Mochi comes in many forms. It may contain bean paste, fruit, or ice cream at its core; it's sometimes toasted and eaten over noodles; and it's used as a dumpling in soups. Trying it in Japan, especially if you can get it fresh rather than factory-produced, can be a culinary highlight of a trip.

But mochi eating has a dark side, too. Every New Year's, when the treat is devoured to ensure good luck in the coming 12 months, a number of elderly people invariably choke on this super-sticky treat. In January of 2014, in Tokyo alone, four people choked to death and another 10 were hospitalized. Please chew carefully!
Colorful mässmogge
Mässmogge in Switzerland
Lindt, Toblerone, Suchard—these Swiss brand names are world-famous. But this Alpine country has even more to offer the candy conniosseur. In fact, lesser-known mässmogge makes up one-fifth of all Swiss candy production. The hard-shelled sugar candies filled with hazelnut-praline are most often sold at the Basler Herbstmesse, a two-week-long Autumn Fair that Basel has hosted for more than five hundred years. Half of all mässmogge will be snacked on during the festivities, and the other half can be found in specialty shops throughout the year.
Making coconut candy in Vietnam
Dan Searle/Flickr
Coconut Candy in Vietnam
Candymaking is big business in Vietnam, particularly in Ben Tre Province (known as the "land of the coconut") where 30% of the local economy is devoted to the production of coconut candy. Dozens of small factories compete with one another. Their recipes—basically different ratios of coconut cream, milk and grated coconut to sugar and malt syrup—are closely guarded secrets. Some factories will allow outsiders to watch the production process, which involves burning coconut shells under large woks that hold the ingredients. Once the mix is caramelized, the thickened product cools in large molds and is cut into rectangles, and then it's wrapped and individually packaged. These scrumptious candies make wonderful gifts for friends back home.
Piece of Bienenstich (Bee Sting Cake)
Michael Radtke/Flickr
Bienenstich in Germany
Bienenstich Kuchen is a German specialty that translates to “Bee Sting Cake.” One legend says that a bee, attracted to the honey-topped cake, stung the baker who created the recipe. The sweet-yeasted cake is filled with vanilla pastry cream and baked with a signature topping of carmelized honey and almonds. You'll definitely want to have some.
Eating the candy
Esparta Palma/Flickr
Tamarind Candy in Mexico
Spicy and tangy, sour and sweet, Mexican tamarind candy is bursting with all kinds of opposing and complementing flavors. Often sugar- or chili-coated, tamarind candy can be gooey or chewy, dried into clusters, or made into lollipops. Tamarind trees, while common in Mexico, can also be found elsewhere in South America, Africa, India, and other parts of Asia. The fruit is acidic on its own, but with some sugar, it can be sweetened into a pleasant and tasty snack.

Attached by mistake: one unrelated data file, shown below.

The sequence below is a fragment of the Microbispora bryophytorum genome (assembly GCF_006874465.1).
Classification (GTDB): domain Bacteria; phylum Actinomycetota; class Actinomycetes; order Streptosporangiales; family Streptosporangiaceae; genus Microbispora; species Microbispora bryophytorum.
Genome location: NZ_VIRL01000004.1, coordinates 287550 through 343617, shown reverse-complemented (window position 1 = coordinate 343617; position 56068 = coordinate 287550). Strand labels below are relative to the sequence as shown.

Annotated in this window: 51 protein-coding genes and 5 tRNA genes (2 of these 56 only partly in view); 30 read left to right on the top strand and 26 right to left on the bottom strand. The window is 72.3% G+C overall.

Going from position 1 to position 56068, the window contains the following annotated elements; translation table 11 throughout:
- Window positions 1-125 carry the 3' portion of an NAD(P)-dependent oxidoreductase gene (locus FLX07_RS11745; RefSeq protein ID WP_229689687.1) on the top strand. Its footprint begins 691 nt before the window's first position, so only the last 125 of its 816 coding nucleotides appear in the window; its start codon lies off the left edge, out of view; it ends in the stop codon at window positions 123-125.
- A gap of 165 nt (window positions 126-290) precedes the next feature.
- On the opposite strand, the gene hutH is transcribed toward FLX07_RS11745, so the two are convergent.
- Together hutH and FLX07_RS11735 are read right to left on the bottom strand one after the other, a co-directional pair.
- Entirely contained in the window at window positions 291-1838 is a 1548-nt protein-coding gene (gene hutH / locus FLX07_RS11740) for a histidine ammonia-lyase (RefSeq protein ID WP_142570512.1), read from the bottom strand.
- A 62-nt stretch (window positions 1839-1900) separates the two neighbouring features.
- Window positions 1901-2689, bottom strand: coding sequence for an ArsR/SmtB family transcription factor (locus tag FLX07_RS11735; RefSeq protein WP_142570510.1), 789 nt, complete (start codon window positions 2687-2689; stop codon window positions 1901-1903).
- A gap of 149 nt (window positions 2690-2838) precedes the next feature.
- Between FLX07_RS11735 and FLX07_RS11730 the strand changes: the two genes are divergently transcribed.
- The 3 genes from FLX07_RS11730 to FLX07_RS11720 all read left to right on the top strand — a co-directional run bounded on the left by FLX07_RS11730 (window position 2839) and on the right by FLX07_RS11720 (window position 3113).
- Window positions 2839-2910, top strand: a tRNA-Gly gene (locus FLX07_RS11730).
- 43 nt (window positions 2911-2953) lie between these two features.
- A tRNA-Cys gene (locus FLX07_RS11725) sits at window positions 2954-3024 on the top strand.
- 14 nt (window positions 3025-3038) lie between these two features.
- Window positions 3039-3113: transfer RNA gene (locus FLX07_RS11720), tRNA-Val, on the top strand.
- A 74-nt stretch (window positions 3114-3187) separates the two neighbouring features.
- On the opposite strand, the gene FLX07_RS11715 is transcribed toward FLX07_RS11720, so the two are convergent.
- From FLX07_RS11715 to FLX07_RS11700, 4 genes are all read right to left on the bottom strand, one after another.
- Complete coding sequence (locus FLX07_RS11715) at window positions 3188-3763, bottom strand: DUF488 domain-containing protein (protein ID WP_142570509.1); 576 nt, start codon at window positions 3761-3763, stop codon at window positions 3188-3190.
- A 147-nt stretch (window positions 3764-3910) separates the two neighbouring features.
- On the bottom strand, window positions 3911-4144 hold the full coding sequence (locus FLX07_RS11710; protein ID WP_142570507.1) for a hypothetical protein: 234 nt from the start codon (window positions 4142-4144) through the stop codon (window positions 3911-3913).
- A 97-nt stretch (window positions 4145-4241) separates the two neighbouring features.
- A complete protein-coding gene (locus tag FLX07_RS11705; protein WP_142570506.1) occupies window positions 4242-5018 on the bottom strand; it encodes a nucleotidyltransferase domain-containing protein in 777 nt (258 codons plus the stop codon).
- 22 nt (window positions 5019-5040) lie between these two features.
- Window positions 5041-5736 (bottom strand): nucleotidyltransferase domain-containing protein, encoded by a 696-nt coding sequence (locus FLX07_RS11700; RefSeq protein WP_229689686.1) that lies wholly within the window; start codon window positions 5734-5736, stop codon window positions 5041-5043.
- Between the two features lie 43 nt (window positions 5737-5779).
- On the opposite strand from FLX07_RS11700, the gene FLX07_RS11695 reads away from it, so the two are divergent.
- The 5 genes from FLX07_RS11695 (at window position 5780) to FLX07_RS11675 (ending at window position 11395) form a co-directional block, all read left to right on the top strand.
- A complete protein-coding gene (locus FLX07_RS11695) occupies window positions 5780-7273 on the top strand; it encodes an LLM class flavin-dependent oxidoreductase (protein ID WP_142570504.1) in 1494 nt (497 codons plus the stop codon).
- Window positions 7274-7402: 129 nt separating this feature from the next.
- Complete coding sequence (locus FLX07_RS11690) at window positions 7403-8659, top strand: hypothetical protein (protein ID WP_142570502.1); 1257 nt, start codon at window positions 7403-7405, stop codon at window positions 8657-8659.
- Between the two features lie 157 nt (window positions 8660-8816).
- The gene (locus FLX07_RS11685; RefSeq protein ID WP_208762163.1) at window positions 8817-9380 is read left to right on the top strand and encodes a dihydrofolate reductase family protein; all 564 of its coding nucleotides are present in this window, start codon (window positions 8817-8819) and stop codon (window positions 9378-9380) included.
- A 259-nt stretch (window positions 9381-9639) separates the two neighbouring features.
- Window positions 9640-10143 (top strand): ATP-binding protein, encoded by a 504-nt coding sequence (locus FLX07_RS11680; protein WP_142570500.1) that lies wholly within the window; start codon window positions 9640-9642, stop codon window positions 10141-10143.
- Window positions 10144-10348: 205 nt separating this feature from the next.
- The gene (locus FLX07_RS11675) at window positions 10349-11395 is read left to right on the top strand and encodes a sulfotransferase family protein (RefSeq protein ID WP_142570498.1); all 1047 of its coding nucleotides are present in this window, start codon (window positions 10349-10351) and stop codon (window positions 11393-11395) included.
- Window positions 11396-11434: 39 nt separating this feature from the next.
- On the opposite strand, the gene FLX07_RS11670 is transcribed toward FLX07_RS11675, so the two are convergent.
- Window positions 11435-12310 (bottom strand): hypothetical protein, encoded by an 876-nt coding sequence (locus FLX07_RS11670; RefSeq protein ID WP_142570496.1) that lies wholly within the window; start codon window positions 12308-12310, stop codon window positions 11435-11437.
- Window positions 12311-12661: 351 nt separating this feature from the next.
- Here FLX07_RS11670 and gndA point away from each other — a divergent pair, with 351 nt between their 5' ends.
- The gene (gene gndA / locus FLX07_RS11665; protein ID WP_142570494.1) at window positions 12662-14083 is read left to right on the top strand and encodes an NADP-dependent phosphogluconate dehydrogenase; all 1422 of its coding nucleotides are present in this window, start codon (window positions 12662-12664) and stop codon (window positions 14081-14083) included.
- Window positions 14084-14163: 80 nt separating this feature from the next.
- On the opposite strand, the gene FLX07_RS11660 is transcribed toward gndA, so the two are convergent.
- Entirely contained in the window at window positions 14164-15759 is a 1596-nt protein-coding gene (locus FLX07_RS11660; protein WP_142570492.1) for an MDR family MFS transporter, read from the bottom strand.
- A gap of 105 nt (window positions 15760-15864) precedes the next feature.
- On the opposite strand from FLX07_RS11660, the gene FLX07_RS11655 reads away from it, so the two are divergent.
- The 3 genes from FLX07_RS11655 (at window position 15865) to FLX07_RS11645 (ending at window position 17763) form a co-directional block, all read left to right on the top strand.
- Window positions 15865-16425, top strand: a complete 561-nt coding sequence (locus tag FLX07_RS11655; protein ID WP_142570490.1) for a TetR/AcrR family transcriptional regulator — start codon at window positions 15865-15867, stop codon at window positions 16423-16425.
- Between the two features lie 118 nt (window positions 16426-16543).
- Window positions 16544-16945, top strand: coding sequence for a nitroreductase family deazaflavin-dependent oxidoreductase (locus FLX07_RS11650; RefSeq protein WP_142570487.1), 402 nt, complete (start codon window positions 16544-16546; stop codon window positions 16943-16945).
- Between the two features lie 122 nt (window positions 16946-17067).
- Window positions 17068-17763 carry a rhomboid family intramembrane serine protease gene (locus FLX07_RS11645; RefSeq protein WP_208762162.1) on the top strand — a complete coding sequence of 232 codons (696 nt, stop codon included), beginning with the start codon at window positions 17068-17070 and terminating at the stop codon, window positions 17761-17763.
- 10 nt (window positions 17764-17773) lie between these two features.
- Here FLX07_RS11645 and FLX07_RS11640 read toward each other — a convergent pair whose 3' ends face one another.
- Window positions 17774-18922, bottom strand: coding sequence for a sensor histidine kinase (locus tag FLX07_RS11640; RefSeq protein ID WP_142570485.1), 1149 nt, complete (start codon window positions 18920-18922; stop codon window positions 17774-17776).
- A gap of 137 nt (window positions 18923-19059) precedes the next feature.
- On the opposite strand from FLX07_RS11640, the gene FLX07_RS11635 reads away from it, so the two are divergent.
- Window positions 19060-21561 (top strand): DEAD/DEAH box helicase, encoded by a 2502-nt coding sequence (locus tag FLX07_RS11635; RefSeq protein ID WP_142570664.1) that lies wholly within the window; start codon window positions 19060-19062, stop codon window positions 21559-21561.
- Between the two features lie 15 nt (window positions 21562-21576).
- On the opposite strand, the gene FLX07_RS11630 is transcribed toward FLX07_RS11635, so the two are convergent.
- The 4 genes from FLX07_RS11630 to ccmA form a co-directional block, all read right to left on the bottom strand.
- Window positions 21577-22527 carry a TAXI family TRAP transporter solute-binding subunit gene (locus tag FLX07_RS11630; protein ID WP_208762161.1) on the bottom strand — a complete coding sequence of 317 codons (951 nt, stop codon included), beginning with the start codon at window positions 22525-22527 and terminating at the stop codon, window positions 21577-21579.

Two Pastéis de Belém
André Luís/Flickr
Pastéis de Belém in Portugal
A 17th-century Portuguese time traveler would be able to easily recognize today's Pastéis de Belém because the recipe hasn't changed in centuries. The treat was created by Catholic monks hundreds of years ago as a way of utilizing leftover yolks after the egg whites were used to starch clothing. After the Liberal Revolution of 1820, many convents and monasteries faced foreclosure, but monks from the parish of Santa Maria de Belém had an idea. They started selling pastéis de nata at a nearby shop, hoping the money raised would ensure their monastary’s survival. Alas, the monastary eventually closed, but the shop owners bought the recipe, opened the Fábrica de Pastéis de Belém in 1837, and tourists and locals have been flocking to Lisbon for pastéis ever since.
Carefully cutting open durians
YL Tan/Flickr
Durian Candy in Indonesia
Love 'em or hate 'em, everybody’s got an opinion on durian candy, the chewy sweets made from the famously stinky fruit. Native to Indonesia and Malayasia, the fruit has been described as smelling like turpentine, rotten onions, sewage, rotting corpses, and gym socks—combined. It is considered so malodorous it is even prohibited on public transit and in hotels around Southeast Asia. Still, some folks love the stuff, especially in its candied form, which is slightly sweeter, and slightly less aromatic than the fresh fruit itself. Definitely an acquired taste, unless you happen to already love oniony, rotting gym socks.